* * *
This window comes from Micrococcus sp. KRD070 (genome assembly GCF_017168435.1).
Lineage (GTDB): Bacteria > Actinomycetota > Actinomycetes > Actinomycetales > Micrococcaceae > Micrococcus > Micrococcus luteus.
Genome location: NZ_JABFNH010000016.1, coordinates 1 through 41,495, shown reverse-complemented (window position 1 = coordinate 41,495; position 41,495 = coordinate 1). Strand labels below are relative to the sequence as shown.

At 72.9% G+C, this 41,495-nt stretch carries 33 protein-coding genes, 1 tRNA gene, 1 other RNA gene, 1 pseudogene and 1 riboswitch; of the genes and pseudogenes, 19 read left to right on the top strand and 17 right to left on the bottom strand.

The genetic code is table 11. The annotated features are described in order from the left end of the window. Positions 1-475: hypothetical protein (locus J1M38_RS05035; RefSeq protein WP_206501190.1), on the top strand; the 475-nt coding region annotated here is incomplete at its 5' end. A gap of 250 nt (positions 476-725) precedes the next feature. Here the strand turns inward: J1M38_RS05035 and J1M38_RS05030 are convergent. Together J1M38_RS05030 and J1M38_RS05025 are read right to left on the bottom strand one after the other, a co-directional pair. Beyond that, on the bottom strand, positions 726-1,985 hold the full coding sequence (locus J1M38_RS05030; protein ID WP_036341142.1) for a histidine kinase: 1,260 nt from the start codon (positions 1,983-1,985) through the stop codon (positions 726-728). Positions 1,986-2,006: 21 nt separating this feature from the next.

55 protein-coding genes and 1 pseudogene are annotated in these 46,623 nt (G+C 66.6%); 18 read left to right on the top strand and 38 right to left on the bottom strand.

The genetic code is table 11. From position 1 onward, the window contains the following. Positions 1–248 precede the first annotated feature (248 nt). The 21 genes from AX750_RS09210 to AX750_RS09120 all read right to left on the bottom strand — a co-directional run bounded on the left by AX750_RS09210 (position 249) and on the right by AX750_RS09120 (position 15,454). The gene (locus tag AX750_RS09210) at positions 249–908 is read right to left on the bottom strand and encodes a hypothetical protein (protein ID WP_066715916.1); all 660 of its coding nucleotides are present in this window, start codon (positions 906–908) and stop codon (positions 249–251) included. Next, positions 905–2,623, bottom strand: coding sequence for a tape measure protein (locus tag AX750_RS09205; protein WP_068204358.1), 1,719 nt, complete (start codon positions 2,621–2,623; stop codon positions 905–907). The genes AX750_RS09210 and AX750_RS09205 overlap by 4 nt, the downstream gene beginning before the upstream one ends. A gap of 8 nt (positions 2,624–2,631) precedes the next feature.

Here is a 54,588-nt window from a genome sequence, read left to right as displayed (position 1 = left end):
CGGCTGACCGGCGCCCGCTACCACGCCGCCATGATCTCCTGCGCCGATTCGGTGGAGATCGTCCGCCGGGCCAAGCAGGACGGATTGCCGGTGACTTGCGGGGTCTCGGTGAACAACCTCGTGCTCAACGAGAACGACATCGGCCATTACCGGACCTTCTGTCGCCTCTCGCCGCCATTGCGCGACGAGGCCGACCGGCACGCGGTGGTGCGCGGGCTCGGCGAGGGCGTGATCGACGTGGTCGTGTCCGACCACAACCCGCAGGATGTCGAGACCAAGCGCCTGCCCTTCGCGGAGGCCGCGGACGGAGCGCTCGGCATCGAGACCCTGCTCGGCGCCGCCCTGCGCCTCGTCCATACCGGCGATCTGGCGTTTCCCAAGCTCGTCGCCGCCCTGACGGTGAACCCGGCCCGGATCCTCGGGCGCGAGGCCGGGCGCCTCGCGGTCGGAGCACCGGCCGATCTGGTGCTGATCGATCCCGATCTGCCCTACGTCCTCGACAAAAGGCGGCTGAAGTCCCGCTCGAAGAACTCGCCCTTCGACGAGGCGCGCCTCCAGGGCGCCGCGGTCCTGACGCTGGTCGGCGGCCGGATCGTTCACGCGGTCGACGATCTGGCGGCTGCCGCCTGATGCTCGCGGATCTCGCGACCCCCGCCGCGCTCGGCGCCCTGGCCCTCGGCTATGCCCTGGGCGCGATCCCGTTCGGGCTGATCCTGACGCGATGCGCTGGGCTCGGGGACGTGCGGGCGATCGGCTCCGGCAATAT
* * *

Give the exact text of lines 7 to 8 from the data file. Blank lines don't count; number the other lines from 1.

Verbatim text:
The genetic code is table 11. From position 1 onward, the window contains the following. Positions 1–248 precede the first annotated feature (248 nt). The 21 genes from AX750_RS09210 to AX750_RS09120 all read right to left on the bottom strand — a co-directional run bounded on the left by AX750_RS09210 (position 249) and on the right by AX750_RS09120 (position 15,454). The gene (locus tag AX750_RS09210) at positions 249–908 is read right to left on the bottom strand and encodes a hypothetical protein (protein ID WP_066715916.1); all 660 of its coding nucleotides are present in this window, start codon (positions 906–908) and stop codon (positions 249–251) included. Next, positions 905–2,623, bottom strand: coding sequence for a tape measure protein (locus tag AX750_RS09205; protein WP_068204358.1), 1,719 nt, complete (start codon positions 2,621–2,623; stop codon positions 905–907). The genes AX750_RS09210 and AX750_RS09205 overlap by 4 nt, the downstream gene beginning before the upstream one ends. A gap of 8 nt (positions 2,624–2,631) precedes the next feature.

Here is a 54,588-nt window from a genome sequence, read left to right as displayed (position 1 = left end):